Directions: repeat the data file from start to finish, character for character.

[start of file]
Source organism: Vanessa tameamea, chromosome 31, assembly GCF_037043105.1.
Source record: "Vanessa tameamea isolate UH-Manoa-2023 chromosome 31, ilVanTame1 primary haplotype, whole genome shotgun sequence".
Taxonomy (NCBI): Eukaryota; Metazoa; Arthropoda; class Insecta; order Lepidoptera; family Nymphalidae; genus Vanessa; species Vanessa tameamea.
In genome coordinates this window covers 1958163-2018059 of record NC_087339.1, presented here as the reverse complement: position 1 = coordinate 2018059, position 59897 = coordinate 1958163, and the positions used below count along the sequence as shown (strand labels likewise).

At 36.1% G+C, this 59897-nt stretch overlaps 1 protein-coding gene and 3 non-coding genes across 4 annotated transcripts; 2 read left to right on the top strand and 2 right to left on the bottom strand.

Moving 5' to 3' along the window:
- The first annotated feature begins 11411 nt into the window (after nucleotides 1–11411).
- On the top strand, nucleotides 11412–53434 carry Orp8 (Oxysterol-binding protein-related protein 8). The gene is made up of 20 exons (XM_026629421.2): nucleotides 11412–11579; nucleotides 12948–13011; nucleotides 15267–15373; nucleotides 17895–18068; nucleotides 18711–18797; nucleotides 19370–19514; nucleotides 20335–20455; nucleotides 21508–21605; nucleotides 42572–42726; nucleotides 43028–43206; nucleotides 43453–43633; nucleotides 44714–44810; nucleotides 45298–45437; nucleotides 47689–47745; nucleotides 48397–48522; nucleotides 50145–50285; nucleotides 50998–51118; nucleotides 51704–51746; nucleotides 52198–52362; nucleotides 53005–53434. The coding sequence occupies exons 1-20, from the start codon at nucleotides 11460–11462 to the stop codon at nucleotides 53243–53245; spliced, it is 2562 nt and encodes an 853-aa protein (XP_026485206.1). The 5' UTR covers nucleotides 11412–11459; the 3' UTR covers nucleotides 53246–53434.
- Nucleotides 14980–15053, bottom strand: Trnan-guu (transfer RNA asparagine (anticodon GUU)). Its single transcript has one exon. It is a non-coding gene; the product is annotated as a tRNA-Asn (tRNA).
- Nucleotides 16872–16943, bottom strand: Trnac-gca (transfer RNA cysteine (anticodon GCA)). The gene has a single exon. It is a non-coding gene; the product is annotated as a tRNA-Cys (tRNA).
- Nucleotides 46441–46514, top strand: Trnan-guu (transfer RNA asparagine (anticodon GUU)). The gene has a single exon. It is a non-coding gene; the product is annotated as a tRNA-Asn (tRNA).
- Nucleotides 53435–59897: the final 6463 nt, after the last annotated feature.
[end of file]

Source organism: Vanessa tameamea, chromosome 31, assembly GCF_037043105.1.
Source record: "Vanessa tameamea isolate UH-Manoa-2023 chromosome 31, ilVanTame1 primary haplotype, whole genome shotgun sequence".
Taxonomy (NCBI): Eukaryota; Metazoa; Arthropoda; class Insecta; order Lepidoptera; family Nymphalidae; genus Vanessa; species Vanessa tameamea.
In genome coordinates this window covers 1958163-2018059 of record NC_087339.1, presented here as the reverse complement: position 1 = coordinate 2018059, position 59897 = coordinate 1958163, and the positions used below count along the sequence as shown (strand labels likewise).

At 36.1% G+C, this 59897-nt stretch overlaps 1 protein-coding gene and 3 non-coding genes across 4 annotated transcripts; 2 read left to right on the top strand and 2 right to left on the bottom strand.

Moving 5' to 3' along the window:
- The first annotated feature begins 11411 nt into the window (after nucleotides 1–11411).
- On the top strand, nucleotides 11412–53434 carry Orp8 (Oxysterol-binding protein-related protein 8). The gene is made up of 20 exons (XM_026629421.2): nucleotides 11412–11579; nucleotides 12948–13011; nucleotides 15267–15373; nucleotides 17895–18068; nucleotides 18711–18797; nucleotides 19370–19514; nucleotides 20335–20455; nucleotides 21508–21605; nucleotides 42572–42726; nucleotides 43028–43206; nucleotides 43453–43633; nucleotides 44714–44810; nucleotides 45298–45437; nucleotides 47689–47745; nucleotides 48397–48522; nucleotides 50145–50285; nucleotides 50998–51118; nucleotides 51704–51746; nucleotides 52198–52362; nucleotides 53005–53434. The coding sequence occupies exons 1-20, from the start codon at nucleotides 11460–11462 to the stop codon at nucleotides 53243–53245; spliced, it is 2562 nt and encodes an 853-aa protein (XP_026485206.1). The 5' UTR covers nucleotides 11412–11459; the 3' UTR covers nucleotides 53246–53434.
- Nucleotides 14980–15053, bottom strand: Trnan-guu (transfer RNA asparagine (anticodon GUU)). Its single transcript has one exon. It is a non-coding gene; the product is annotated as a tRNA-Asn (tRNA).
- Nucleotides 16872–16943, bottom strand: Trnac-gca (transfer RNA cysteine (anticodon GCA)). The gene has a single exon. It is a non-coding gene; the product is annotated as a tRNA-Cys (tRNA).
- Nucleotides 46441–46514, top strand: Trnan-guu (transfer RNA asparagine (anticodon GUU)). The gene has a single exon. It is a non-coding gene; the product is annotated as a tRNA-Asn (tRNA).
- Nucleotides 53435–59897: the final 6463 nt, after the last annotated feature.